In the long run, it became evident that at least some of the assembled Protestant leaders on that night in Houston were not as preoccupied by Kennedy’s Catholicism as they were with his liberal policies, most of which were not endorsed by the Vatican anyway. Indeed, religious conservatives feared that Kennedy and the broader liberal coalition, which included many who wore their Christian faith lightly, could more or less box them out from any influence inside the White House.

Kennedy’s speech has been cited innumerable times as one of the clearest calls for a separation of church and state, not to mention religious liberty. But, religious conservatives conceived of an America in which Protestant Christianity formed a central, immutable core. Thus, they fought to keep church and state separate while creating their own right-wing blend of religion and politics. They accomplished this by preaching Christian nationalism at the pulpit, organizing campaigns through conservative religious groups, and coordinating their actions with the faith-friendly business community. Eventually, when pressed by broader societal change, Protestant and Catholic conservatives joined forces with the Republican Party, forming a national pan-Christian movement to wage war against political and religious liberalism.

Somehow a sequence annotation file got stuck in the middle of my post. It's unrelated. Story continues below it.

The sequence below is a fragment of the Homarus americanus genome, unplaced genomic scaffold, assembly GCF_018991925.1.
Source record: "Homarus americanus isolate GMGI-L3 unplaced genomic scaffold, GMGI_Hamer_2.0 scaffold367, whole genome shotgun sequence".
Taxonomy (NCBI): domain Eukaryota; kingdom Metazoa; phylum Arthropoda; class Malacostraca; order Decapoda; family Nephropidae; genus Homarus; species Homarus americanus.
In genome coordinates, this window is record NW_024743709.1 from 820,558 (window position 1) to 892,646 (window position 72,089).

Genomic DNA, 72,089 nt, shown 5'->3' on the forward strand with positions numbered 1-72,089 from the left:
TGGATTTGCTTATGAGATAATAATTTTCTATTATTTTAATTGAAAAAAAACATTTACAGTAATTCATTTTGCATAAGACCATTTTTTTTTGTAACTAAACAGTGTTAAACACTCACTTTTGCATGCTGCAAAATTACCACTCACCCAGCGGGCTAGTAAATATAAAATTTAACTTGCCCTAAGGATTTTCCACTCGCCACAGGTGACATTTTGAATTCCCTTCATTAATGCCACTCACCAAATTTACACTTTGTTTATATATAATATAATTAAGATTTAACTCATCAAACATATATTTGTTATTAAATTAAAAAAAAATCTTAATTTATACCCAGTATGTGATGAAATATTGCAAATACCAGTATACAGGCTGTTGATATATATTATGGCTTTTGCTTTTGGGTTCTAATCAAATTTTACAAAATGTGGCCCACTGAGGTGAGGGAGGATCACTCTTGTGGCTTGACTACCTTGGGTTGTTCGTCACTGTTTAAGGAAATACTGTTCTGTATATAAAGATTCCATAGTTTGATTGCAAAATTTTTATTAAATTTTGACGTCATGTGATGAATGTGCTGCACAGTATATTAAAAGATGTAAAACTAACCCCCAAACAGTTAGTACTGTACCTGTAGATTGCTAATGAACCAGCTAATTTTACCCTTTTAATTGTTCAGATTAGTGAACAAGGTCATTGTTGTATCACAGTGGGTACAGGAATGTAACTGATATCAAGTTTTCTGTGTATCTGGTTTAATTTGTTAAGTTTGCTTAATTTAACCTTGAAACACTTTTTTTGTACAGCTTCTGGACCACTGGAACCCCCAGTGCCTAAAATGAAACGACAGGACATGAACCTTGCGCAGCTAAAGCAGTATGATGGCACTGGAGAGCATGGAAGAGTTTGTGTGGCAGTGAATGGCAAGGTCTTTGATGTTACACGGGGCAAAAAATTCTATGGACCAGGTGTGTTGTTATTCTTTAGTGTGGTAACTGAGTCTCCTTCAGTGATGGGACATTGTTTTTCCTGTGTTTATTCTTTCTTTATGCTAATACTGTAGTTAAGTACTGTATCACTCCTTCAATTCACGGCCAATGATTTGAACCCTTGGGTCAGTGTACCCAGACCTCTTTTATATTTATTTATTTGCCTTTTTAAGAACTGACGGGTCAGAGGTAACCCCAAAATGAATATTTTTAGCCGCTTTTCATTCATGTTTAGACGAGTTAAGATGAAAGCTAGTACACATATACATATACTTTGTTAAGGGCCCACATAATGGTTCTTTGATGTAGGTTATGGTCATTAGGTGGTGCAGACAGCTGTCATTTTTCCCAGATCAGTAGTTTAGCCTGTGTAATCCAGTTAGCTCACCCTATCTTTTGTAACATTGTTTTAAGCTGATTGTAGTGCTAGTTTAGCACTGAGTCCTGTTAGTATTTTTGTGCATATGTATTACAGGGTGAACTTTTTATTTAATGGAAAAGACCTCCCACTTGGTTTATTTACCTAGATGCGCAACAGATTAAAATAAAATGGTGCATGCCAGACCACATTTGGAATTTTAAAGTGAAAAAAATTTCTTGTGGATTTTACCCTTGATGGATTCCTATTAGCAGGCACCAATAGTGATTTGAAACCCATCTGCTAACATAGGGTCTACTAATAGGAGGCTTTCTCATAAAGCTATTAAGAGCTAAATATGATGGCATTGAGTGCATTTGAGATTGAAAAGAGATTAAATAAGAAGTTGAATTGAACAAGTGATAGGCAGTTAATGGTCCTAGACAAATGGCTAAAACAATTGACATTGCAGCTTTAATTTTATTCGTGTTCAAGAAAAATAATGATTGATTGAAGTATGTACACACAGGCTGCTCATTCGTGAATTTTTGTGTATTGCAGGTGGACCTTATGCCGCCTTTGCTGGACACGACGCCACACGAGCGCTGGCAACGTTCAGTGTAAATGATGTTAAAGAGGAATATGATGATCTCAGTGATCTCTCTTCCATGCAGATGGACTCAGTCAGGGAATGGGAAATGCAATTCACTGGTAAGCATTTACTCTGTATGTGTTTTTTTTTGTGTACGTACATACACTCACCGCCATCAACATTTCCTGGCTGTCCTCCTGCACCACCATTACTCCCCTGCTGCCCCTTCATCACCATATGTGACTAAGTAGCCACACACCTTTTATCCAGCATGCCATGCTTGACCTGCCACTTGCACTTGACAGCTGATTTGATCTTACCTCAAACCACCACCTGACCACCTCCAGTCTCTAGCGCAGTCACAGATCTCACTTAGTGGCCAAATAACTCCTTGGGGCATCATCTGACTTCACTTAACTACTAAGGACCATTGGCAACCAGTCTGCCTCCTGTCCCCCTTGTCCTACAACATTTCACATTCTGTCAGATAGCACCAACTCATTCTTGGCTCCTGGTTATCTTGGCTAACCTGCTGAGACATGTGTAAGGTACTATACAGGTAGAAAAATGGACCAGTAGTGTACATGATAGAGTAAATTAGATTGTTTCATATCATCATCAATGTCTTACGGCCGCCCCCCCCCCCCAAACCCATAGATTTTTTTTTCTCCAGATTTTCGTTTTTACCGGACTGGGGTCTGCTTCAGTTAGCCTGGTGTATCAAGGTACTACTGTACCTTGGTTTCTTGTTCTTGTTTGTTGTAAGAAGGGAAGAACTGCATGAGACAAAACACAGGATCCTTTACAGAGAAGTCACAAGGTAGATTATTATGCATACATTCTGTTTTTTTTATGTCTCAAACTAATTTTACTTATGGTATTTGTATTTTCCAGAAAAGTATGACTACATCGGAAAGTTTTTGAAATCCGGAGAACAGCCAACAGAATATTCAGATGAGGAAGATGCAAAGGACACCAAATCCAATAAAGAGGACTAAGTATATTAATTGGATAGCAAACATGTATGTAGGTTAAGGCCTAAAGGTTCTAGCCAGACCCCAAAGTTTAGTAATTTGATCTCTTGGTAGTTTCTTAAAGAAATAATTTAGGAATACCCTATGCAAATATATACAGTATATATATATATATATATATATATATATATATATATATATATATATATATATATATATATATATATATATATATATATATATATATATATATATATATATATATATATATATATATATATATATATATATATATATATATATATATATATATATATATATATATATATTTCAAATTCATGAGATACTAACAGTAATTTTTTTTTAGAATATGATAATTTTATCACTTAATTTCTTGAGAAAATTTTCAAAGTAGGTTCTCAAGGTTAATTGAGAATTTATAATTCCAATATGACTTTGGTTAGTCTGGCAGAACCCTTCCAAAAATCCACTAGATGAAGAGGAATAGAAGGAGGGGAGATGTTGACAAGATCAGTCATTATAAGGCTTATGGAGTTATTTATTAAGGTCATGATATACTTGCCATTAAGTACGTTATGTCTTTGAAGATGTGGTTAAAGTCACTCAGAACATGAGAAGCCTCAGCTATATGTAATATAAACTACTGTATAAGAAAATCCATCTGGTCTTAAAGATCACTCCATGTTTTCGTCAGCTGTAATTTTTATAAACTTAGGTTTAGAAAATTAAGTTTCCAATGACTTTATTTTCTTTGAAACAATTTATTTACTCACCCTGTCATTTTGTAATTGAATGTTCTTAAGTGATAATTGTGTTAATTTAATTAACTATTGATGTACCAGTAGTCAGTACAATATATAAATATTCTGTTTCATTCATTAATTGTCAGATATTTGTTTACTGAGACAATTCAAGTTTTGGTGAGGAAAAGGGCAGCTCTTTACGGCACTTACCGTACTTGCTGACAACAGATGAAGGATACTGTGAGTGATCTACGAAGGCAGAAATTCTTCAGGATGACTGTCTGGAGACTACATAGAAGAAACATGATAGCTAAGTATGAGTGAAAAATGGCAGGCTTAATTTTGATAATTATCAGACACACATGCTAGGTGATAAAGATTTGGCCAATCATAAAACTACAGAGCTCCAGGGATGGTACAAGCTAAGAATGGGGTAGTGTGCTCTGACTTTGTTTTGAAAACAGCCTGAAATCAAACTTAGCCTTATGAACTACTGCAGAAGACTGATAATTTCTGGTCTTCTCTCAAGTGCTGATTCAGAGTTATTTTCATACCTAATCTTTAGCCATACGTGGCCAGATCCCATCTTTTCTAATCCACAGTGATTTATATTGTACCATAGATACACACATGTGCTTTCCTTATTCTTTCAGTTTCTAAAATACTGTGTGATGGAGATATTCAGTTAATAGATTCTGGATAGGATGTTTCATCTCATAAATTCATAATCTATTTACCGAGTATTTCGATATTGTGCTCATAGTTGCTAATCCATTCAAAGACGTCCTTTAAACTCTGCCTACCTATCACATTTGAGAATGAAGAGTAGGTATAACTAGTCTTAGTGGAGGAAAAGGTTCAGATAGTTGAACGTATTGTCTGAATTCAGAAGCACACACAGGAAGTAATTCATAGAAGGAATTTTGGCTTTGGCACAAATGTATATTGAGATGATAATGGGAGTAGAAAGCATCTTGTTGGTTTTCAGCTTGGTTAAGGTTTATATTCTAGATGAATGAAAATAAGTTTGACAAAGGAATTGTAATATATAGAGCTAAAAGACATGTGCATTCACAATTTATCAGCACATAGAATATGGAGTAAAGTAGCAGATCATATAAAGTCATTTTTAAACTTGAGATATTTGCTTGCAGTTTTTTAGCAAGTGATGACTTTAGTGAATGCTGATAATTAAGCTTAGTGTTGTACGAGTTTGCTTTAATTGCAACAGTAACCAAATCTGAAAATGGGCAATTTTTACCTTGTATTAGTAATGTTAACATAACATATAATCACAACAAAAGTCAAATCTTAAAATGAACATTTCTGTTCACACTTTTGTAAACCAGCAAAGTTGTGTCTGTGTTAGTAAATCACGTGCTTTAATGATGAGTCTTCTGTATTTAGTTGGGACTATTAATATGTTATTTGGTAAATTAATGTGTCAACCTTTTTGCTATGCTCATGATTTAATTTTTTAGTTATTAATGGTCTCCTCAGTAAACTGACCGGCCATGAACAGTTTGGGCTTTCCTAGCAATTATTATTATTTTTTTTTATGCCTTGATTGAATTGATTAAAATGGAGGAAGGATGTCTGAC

And it began with a loss on their home field.

Kennedy earned a standing ovation that night in Houston, but his prepared talk was the easy part. The real crucible came afterward.

No one screened the questions from the ministers, and across the state, Texans tuned in to watch the tense repartee unfold in real time. At the microphone was the second inquisitor, Howard C. Rutenbar, a balding, thin-faced reverend, furrowing his brow about Kennedy’s support for organized labor. These political issues, Rutenbar admitted, “are much more important than any religious issue.”

The distinction between religious disagreement and political activism frequently blurred to the point of invisibility. Rutenbar’s statement revealed a poorly kept secret: that conservative Protestants often merged religious and secular concerns despite demanding that Kennedy maintain a strict church-state separation. In reality, both Kennedy’s liberalism and his Catholic background stoked right-wing hysteria about impending state tyranny, regardless of whether it came from the papal crosier or the capitol.